Motion of Reclined Booster-Seated Children During Sled-Simulated Lateral Oblique Pre-Crash Scenarios

Principal Investigator: Valentina Graci, PhD, Children’s Hospital of Philadelphia


This is the first project to examine child human volunteers in reclined vehicle seating configurations, which we expect to be more common in autonomous vehicles. With this study we aimed to understand the role of reclined seatback angles in influencing the motion of booster-seated children when exposed to a pre-crash scenario, such as a lateral oblique swerve. All the current research on reclined occupants is done on adults, but we can’t just transfer what we’ve learned about keeping reclined adults safe in autonomous cars to children. We need to learn how to specifically protect children. This research can help. 

Recline Degree Images
Instrumented booster-seated child participant on a reclined vehicle seat.


We tested two types of low back booster seats on 6 children (3 females and 3 males) and found that both boosters are effective in preventing submarining (when the occupant slides under the seat belt) in the reclined seating configurations. We had hypothesized that this might be more common when the seat back is reclined, so the absence of submarining is an important discovery.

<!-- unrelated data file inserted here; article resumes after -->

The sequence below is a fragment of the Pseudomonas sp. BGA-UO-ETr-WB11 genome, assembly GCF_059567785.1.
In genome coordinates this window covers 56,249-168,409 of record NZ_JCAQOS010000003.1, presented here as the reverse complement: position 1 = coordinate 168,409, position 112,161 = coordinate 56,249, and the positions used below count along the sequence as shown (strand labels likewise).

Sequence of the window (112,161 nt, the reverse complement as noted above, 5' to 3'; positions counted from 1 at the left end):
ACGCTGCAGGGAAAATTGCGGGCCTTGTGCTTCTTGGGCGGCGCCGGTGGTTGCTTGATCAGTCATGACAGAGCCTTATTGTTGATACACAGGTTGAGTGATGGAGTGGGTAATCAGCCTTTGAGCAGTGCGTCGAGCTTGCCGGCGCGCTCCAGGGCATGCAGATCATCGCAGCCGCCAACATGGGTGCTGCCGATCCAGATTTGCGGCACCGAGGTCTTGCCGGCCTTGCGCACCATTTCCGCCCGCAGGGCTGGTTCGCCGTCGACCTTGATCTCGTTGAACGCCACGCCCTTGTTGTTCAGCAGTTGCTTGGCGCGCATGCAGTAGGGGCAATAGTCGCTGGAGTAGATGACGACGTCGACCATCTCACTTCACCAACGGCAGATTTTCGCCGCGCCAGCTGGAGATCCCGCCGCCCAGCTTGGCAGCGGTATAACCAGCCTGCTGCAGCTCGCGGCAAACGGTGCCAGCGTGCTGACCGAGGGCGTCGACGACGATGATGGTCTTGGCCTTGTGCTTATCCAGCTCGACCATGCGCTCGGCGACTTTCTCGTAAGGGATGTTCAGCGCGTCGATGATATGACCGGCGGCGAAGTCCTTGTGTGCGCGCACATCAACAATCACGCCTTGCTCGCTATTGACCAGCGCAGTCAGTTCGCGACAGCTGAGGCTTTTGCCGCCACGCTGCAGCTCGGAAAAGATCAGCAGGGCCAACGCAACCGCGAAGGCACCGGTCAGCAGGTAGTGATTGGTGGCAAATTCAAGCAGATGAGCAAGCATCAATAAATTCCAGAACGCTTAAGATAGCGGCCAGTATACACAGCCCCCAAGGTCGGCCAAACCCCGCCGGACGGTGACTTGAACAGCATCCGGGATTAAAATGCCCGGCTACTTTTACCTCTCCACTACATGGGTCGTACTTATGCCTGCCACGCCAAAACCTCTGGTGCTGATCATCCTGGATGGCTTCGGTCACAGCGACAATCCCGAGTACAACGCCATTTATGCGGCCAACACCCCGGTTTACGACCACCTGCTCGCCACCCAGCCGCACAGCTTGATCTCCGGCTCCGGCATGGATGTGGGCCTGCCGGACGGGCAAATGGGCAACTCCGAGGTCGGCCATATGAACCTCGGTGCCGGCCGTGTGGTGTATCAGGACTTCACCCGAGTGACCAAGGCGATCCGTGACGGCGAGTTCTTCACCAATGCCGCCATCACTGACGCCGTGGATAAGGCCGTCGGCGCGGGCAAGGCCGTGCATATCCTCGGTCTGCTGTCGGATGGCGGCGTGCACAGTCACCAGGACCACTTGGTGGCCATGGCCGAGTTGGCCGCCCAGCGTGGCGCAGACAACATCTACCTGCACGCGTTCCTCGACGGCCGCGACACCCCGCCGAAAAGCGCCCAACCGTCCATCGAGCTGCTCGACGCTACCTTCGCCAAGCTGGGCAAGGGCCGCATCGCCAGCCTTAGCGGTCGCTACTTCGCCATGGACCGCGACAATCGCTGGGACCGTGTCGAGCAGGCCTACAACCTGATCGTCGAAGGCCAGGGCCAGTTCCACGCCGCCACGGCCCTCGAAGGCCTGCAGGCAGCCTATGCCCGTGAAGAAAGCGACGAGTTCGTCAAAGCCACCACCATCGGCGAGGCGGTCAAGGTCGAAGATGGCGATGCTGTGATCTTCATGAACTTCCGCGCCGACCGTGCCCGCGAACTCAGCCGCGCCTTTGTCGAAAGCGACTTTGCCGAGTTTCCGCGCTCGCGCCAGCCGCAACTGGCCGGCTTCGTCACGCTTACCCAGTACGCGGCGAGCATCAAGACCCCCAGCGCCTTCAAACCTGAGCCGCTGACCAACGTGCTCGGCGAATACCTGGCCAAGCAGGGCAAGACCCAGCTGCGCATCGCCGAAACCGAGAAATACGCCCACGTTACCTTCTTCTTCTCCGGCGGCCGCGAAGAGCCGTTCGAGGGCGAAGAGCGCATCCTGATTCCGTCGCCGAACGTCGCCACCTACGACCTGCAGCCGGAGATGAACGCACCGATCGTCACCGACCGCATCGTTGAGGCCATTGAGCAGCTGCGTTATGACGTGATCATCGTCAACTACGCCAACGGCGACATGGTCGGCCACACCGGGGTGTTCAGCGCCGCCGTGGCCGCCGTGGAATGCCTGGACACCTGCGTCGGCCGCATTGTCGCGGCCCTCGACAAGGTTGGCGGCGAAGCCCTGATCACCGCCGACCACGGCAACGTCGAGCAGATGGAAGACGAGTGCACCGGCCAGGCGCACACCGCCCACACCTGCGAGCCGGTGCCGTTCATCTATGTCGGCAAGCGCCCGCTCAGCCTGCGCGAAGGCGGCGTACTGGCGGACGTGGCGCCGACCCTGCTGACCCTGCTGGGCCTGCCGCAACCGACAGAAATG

We discovered that children move less during lateral oblique swerves when the seatback is reclined compared to the upright position. This means that reclined seating configurations can lead to better positioning of children within the shoulder belt in lateral-oblique pre-crash maneuvers. Usually, occupants flex laterally when the seat is in the upright position; but, in the 60-degree reclined seatback angle, which corresponds to a severe recline position, children do not flex but roll slightly on the side. It is important to note that in these tests, the shoulder belt position simulated is attached to the vehicle seat and not to the C-pillar of the vehicle.


This study highlights a potential countermeasure – the booster seat – to prevent submarining in reclined passengers. We need to investigate how a booster-like solution can be implemented for small adults who have been found to be prone to submarining in reclined seating configurations.  

Lateral Peak Head Chart

Means and standard deviations of child lateral head motion: As seatback angle increases, the lateral motion of the head decreases (p<0.002).


Kristy Arbogast, PhD, Children’s Hospital of Philadelphia; John Bolte, PhD, The Ohio State University; Madeline Griffith, MS, Children’s Hospital of Philadelphia; Yun Seok Kang, PhD, The Ohio State University; Thomas Seacrist, MBE, Children’s Hospital of Philadelphia


John Burns, BS, University of Pennsylvania

IAB Mentors

Suzanne Johansson, General Motors Holdings LLC;Mark LaPlante, Graco Children’s Products Inc.; Marianne LeClaire, Graco Children’s Products Inc.; Joseph Webb, Graco Children’s Products, Inc.; Susan Mostofizadeh, American Honda Motor Co., Inc.; Jerry Wang, Humanetics Innovative Solutions Inc.; Steve Gerhart, Nuna Baby Essentials, Inc.; Schuyler St. Lawrence, Toyota USA; Uwe Meissner, Technical Advisor